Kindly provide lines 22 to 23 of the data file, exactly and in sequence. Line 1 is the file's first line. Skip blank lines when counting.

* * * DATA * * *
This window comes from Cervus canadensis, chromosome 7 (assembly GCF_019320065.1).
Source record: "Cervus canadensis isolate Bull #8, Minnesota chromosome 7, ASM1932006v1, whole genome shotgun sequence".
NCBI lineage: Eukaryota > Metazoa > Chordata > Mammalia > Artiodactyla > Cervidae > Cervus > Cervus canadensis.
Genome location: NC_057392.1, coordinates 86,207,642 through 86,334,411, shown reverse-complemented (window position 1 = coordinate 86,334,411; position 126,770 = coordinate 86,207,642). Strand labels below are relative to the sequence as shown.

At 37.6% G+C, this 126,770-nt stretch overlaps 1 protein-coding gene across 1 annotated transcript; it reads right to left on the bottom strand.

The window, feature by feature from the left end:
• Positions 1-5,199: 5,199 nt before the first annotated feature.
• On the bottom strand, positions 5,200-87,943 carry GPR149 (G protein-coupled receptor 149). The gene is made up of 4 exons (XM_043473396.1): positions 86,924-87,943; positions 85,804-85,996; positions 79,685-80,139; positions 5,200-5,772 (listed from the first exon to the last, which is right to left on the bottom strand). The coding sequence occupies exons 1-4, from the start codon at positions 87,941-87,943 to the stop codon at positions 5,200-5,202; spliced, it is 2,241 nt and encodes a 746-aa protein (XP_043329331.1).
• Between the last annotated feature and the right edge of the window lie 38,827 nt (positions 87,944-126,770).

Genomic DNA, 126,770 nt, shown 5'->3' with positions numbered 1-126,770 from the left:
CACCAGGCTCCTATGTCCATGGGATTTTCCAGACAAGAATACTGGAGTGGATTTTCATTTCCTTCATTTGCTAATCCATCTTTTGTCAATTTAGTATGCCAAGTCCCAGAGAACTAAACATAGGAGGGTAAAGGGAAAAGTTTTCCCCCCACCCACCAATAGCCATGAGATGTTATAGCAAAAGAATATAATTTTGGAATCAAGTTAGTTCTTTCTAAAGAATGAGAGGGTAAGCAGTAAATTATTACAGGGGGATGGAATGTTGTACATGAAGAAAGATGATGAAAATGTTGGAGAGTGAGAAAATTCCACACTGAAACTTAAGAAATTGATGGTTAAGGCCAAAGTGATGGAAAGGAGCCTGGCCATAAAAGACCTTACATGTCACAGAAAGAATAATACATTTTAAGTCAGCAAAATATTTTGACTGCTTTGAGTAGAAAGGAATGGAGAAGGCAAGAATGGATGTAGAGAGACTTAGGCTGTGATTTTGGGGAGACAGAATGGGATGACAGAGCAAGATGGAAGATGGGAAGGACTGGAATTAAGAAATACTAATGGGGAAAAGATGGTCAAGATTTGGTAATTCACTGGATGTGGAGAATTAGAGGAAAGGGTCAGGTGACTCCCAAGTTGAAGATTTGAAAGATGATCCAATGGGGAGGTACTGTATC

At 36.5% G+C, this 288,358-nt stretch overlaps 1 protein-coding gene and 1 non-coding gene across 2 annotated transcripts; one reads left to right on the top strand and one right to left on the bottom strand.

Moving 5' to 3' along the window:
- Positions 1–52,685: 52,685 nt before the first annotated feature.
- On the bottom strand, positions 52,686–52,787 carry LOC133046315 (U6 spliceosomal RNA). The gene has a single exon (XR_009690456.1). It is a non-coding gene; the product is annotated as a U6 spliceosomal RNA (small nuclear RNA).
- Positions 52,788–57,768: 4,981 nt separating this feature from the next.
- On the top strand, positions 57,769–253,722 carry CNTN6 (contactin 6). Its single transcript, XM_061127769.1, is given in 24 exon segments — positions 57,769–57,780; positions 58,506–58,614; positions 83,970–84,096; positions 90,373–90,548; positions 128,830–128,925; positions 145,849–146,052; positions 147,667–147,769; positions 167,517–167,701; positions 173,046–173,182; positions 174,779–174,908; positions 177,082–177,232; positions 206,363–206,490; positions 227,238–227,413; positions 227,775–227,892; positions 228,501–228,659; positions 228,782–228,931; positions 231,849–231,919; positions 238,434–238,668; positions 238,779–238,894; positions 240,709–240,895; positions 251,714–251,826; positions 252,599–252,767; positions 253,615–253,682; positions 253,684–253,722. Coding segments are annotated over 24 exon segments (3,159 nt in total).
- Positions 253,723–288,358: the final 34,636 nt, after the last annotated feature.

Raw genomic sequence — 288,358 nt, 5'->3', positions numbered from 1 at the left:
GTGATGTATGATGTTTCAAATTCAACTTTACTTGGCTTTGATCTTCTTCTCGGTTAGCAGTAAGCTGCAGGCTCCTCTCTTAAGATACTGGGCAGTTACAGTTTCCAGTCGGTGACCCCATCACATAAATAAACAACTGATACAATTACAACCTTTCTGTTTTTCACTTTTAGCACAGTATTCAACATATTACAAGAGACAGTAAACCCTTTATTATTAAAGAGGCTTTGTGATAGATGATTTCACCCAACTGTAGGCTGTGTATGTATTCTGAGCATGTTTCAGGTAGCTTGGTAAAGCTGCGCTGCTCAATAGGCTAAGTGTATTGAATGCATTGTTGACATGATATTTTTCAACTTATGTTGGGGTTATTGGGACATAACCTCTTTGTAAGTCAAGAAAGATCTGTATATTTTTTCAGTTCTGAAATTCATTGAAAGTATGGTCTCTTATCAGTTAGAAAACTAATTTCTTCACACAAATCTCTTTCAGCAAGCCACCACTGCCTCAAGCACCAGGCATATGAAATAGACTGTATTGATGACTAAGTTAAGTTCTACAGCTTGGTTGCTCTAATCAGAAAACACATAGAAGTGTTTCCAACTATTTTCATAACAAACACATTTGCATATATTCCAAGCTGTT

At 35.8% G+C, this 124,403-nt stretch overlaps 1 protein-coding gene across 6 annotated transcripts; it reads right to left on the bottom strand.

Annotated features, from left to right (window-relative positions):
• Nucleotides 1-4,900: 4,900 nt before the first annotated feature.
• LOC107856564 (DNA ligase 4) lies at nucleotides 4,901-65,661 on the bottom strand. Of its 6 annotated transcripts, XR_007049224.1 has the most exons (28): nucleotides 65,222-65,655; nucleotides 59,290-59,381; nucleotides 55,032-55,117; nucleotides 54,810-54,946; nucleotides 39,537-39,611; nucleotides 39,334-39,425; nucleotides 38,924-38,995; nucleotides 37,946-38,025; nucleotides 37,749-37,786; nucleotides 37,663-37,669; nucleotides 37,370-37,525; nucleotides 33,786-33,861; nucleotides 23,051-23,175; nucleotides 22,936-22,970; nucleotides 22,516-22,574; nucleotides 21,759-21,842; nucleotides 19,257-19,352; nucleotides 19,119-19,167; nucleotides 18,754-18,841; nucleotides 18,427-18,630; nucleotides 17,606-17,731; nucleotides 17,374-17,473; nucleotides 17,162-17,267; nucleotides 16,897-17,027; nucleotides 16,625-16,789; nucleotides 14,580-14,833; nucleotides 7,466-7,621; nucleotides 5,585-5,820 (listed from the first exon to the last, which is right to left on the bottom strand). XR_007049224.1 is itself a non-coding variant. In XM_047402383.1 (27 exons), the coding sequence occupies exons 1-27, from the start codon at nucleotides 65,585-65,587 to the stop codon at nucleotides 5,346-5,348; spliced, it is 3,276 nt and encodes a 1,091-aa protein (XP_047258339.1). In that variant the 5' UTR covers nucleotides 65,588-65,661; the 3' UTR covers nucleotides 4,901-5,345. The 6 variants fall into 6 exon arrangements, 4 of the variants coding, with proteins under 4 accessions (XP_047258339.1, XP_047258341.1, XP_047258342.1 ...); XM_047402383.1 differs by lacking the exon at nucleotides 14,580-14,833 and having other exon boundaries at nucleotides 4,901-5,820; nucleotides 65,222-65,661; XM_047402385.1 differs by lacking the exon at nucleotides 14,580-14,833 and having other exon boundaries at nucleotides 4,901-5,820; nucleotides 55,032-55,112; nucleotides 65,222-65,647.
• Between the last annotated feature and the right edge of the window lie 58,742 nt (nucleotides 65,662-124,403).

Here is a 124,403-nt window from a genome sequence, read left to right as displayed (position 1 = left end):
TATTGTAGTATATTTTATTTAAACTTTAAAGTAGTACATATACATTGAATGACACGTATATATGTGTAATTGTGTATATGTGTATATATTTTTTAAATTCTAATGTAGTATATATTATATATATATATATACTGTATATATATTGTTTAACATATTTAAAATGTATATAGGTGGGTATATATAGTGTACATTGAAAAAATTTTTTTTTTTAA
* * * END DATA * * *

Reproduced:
Annotated features, from left to right (window-relative positions):
• Nucleotides 1-4,900: 4,900 nt before the first annotated feature.